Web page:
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A former Waukegan police officer, who fired what Lake County’s chief prosecutor called “illegal” and “unnecessary” shots that killed a man, has been charged with second-degree murder and involuntary manslaughter.

Dante Salinas, the former patrol officer, appeared in court Thursday, a day after a Lake County grand jury indicted him in the death of Marcellis Stinnette, a 19-year-old Waukegan resident, who Salinas shot on Oct. 20, 2020, after a short police chase on the city’s South Side.

And Gov. J.B. Pritzker is calling on Democratic state Sens. Emil Jones III and Michael Hastings to resign, one charged with bribery and the other facing questions over his treatment of women. The call comes after the governor sought to portray political corruption and misconduct by elected officials as a bipartisan problem in Illinois.

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Eight-year-old Cooper Roberts has returned to his home after being shot during the Independence Day parade in Highland Park, his family said. Since the attack, Cooper has been separated from his parents, twin brother Luke, four sisters and George, his French bulldog puppy who he loves “so much,” the statement said.

Cooper has been intubated, gone days without eating, has endured weeks of pain and suffering, tears and questions, fears and agonies and several follow-up surgeries, but has determination and a fighting spirit, the statement said.

Five years ago, nonprofit Illinois Humanities asked state residents to imagine a world without mass incarceration, a city without jails. This initiative to think about criminal justice as something more fair and equitable resulted in an art exhibition titled “Envisioning Justice” at the School of the Art Institute’s Sullivan Galleries in 2019.

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Moving away from a predominant Chicago focus, Illinois Humanities took the initiative statewide and awarded 28 grants of $1,000 to over a dozen individuals and organizations to aid in the creation of private and public free events/projects that encourage engagement with “Envisioning Justice RE: ACTION.”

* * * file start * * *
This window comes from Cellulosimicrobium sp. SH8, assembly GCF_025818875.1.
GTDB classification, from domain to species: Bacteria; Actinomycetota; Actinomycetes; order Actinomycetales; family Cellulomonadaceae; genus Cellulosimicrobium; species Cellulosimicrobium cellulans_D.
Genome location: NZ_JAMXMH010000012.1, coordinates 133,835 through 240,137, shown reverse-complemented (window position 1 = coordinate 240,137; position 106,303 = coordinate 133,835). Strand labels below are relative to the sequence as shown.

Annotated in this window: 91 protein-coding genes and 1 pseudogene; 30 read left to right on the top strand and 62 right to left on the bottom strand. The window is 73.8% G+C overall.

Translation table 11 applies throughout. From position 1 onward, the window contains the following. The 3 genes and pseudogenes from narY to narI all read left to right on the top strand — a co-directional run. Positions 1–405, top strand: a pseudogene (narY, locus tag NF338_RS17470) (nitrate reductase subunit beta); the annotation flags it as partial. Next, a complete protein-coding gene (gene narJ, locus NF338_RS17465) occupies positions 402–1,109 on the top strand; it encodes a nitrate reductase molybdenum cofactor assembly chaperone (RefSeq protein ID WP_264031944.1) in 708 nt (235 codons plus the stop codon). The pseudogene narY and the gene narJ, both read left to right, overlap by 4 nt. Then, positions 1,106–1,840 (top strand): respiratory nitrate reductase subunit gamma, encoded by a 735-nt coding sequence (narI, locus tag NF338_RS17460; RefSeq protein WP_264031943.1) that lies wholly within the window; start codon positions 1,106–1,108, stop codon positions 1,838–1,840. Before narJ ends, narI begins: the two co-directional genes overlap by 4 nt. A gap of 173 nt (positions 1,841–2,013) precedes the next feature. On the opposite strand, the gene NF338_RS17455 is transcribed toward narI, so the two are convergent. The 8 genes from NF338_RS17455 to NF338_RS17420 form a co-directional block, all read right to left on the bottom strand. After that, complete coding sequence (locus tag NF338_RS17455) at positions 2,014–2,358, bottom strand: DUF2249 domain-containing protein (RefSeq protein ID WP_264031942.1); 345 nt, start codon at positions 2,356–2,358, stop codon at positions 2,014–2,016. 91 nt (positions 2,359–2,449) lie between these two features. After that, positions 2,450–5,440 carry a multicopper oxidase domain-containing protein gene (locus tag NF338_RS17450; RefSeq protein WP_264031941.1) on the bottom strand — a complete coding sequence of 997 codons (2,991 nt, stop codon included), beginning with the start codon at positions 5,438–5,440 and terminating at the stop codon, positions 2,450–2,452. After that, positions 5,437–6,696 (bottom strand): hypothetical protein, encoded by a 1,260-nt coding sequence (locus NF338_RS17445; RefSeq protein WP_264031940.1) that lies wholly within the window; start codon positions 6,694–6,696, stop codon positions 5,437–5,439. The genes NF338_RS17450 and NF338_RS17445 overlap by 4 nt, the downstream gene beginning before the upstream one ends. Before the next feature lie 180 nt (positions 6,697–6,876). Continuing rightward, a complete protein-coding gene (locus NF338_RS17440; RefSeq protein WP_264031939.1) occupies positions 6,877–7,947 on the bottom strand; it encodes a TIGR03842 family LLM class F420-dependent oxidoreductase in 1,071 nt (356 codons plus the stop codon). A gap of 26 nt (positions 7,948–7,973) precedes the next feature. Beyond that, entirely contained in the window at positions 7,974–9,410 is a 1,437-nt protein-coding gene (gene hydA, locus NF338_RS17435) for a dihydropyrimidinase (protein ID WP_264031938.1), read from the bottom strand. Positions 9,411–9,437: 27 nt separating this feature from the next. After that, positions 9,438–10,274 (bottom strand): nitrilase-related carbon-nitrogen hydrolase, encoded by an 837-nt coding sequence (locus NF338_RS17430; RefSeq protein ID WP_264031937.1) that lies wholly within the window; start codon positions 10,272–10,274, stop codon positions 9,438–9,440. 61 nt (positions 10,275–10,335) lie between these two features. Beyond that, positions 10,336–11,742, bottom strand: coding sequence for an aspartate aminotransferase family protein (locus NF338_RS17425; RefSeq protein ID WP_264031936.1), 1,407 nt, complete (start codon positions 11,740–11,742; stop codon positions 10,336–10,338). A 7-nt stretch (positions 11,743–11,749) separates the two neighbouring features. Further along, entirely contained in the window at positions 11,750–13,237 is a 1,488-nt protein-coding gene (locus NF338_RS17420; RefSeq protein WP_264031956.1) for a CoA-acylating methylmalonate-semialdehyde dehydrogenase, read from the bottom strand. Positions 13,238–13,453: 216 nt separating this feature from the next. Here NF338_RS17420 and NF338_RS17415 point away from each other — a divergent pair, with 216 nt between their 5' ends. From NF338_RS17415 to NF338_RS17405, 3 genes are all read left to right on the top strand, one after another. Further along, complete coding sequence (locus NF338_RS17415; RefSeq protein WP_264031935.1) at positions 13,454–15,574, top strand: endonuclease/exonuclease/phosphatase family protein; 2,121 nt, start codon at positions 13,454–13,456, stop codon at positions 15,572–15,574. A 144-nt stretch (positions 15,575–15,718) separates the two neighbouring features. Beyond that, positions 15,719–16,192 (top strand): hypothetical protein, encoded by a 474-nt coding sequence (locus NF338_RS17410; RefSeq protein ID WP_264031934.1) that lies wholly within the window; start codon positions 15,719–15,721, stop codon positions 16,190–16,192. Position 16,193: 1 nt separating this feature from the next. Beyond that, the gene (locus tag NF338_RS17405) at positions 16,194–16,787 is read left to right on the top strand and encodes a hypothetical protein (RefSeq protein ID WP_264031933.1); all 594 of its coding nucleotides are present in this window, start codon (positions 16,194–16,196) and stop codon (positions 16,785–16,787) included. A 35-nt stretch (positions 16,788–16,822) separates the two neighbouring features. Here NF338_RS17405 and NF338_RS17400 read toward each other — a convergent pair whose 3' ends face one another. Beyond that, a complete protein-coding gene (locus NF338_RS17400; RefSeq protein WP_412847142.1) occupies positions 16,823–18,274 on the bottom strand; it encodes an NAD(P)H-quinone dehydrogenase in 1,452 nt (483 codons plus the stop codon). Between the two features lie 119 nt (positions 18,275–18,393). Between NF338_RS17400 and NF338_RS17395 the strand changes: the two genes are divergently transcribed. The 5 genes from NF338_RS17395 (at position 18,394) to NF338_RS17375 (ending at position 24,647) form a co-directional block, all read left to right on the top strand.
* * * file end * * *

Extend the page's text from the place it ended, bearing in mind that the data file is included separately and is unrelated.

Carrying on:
We have grown comfortable with our so-called sharing economy. We forget that Airbnb offers us a stranger’s bed for the night (or longer). Uber puts us in a stranger’s car. Those are just the ubiquitous ones.

Peerspace gets you a stranger’s backyard, barn or basketball court for a bridal shower, birthday party or bat mitzvah. Outdoorsy will loan a stranger’s RV. Sniffspot caters to dog owners in need of fenced-in lawn for off-the-leash time. JustPark rents your parking space. GetMyBoat is self-explanatory. Then there’s Swimply.

For much of the NFL, the game Sunday between the Chicago Bears and Houston Texans at Soldier Field is an afterthought, a clash between two bottom-tier teams, each with new coaches and scrapping to make the steep climb back toward relevance. But there’s still plenty of intrigue folded in as the Bears look to improve to 2-1 under Matt Eberflus and determined to prove last week’s 17-point rivalry loss to the Green Bay Packers was a small speed bump in their growth process.

As kickoff approaches, here’s our snapshot look at Sunday’s game.

For many Jews the High Holidays — a stretch of days from Rosh Hashana, the Jewish new year, through Yom Kippur, the day of atonement — are an especially meaningful time in the Jewish calendar where festive meals and drink, particularly wine, are embraced.

For many progressive or secular Jews, drinking kosher wines is a special observance reserved for holidays like Rosh Hashana that help them connect with their faith or family. For others, kosher wines are eschewed altogether.



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